First, it was Daniel Winnik who celebrated by running into the referee along the glass, stumbling to the ice before a Washington Capitals teammate happily lifted him up. Justin Williams triggered the goal horn next, and his celebration was more subdued, with other red jerseys circling him for a group hug. Then it was Winnik again, falling in front of an empty net as he swung his stick to push the puck into it.
After Washington’s offense was suffocated for most of the game, the Capitals finally got rewarded late in the third period with a flurry of goals. They beat the Arizona Coyotes, 4-1, for their 31st win at home, a franchise record. That also kept the Capitals atop the Metropolitan Division.
But there also was a lesson in how Washington handled an inferior opponent, first in granting Arizona hope by not making the deficit more substantial sooner and then in responding once the score was tied late in the third period.
“It was stressful,” Coach Barry Trotz said.
“These last few games, they’re important for our psyche,” Williams said. “They’re important certainly for us to get first in our conference and first in the league — that’s what we’re obviously striving for — and for our confidence, to know that we can win one-goal games, to know that we can win coming from behind, to know when the game is going into the third, we can win it. These are all things that are essential.”
After the Capitals got an early power-play goal from Alex Ovechkin, they were unable to distance themselves from the Coyotes despite being the better team for the majority of the game. Clinging to a 1-0 lead with less than 10 minutes left in the third period, Washington got another opportunity with a power play, but the man-advantage didn’t record a single shot on goal.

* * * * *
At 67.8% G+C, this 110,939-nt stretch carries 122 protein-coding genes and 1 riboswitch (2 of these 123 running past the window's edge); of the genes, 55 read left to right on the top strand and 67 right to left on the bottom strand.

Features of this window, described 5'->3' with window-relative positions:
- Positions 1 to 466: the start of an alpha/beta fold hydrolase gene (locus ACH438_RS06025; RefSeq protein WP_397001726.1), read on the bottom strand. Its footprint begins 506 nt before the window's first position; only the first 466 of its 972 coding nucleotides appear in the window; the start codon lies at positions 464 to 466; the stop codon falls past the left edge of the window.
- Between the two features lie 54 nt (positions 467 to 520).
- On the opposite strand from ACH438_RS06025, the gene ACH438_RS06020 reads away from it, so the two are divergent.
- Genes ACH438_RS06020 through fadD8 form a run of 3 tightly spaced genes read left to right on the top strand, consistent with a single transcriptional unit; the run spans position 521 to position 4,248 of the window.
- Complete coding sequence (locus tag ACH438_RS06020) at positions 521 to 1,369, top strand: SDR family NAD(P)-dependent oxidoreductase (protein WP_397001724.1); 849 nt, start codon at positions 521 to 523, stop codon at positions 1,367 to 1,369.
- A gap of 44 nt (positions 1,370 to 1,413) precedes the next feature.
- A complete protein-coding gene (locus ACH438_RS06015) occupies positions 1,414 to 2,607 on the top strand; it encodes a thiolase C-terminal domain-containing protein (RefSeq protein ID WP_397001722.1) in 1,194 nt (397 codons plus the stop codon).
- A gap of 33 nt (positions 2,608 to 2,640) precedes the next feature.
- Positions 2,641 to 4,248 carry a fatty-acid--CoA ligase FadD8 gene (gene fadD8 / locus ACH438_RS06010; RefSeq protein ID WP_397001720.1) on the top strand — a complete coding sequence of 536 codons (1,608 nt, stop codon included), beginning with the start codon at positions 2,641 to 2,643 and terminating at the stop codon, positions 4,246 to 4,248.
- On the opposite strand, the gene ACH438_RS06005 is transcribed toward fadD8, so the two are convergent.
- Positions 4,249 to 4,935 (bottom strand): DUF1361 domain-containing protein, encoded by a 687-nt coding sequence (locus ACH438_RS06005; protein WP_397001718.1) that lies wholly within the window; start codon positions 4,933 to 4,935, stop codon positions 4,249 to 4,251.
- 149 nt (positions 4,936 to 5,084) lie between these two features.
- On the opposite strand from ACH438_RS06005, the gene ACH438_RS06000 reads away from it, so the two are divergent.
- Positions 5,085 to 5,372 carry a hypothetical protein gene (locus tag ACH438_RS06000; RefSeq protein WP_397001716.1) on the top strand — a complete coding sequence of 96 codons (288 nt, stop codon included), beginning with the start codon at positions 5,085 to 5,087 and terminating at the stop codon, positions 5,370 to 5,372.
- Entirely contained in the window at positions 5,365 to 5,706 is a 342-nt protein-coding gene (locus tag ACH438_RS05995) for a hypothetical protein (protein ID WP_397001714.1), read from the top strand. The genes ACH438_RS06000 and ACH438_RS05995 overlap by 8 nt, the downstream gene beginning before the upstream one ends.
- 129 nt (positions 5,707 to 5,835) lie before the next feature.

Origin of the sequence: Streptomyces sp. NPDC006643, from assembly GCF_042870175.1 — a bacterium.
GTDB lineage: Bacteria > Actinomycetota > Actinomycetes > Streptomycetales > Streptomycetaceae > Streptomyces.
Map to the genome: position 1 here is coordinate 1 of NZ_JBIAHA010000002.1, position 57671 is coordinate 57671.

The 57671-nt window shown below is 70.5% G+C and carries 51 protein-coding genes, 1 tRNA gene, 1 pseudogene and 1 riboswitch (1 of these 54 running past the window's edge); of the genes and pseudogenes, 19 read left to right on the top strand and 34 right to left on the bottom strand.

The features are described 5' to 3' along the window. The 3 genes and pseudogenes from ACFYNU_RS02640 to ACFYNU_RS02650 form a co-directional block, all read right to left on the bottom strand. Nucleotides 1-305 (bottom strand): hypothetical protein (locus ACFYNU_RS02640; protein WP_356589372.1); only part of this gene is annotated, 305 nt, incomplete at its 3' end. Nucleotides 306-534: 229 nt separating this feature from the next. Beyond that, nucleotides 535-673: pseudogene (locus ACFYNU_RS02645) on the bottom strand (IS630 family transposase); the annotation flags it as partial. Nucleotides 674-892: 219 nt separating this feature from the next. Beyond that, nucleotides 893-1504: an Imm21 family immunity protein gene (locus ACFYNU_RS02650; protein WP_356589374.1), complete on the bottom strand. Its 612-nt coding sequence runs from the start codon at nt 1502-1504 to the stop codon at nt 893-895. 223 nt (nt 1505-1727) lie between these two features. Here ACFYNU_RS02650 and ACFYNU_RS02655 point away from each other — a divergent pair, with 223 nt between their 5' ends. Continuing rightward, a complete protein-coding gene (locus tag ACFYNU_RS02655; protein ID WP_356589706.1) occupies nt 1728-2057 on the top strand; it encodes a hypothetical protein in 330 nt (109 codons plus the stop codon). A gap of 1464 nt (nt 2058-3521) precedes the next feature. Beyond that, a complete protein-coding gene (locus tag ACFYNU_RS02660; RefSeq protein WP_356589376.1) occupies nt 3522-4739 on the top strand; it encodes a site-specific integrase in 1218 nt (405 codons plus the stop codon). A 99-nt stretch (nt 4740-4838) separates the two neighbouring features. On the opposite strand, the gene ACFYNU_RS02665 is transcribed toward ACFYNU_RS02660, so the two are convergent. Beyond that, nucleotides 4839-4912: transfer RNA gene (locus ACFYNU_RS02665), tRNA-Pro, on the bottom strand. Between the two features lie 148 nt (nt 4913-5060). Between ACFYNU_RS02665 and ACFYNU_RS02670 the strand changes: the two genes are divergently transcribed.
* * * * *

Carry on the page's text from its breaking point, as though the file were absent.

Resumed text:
Shortly after it expired, Arizona’s Anthony Duclair beat Washington’s John Carlson to a puck, then raced past him in open ice to get a shot on goaltender Braden Holtby. Holtby slid to make the pad save, but Peter Holland punched in the rebound to tie it.
That seemed to awaken the Capitals, who answered with three quick goals.
“We certainly knew what was happening,” Williams said. “We were letting them hang around, and then it’s what happens. It just takes one. It just takes something to happen for them to say, ‘You know what, we can win this game.’ I thought we started well, but we weren’t able finish. It’s certainly something we need to work on but something we can learn from and something that I know that we knew was occurring at the time.”
Washington’s opponents this month have been teams either fighting for playoff position or still trying to secure a postseason berth. That has made for some desperate competition — but it wasn’t the case Saturday night. Arizona, one of the worst teams in the league, had nothing to play for. The Capitals, meanwhile, remain desperate for points as they pursue the top seed in the Metropolitan Division.
The Capitals responded accordingly, getting off to a strong start with a 12-3 lead in shots after the first period. The Coyotes’ shot count stayed stuck on three until 6:32 into the second period, when a dump in from the neutral zone bounced off Holtby. With 12:29 left in the first period, Ovechkin drew a hooking penalty by defenseman Alex Goligoski, and then Ovechkin wristed a puck past goaltender Mike Smith to lift Washington to an early lead.
That goal was his 30th of the season, making him just the third player in NHL history with 30 goals in his first 12 seasons, joining Mike Gartner and Wayne Gretzky. After the game, Trotz told Ovechkin about the accomplishment, made sweeter with the team’s fourth straight win.
“If you think about it, some history was made tonight,” Trotz said.
“It’s nice to be in history,” Ovechkin said. “But more history to come.”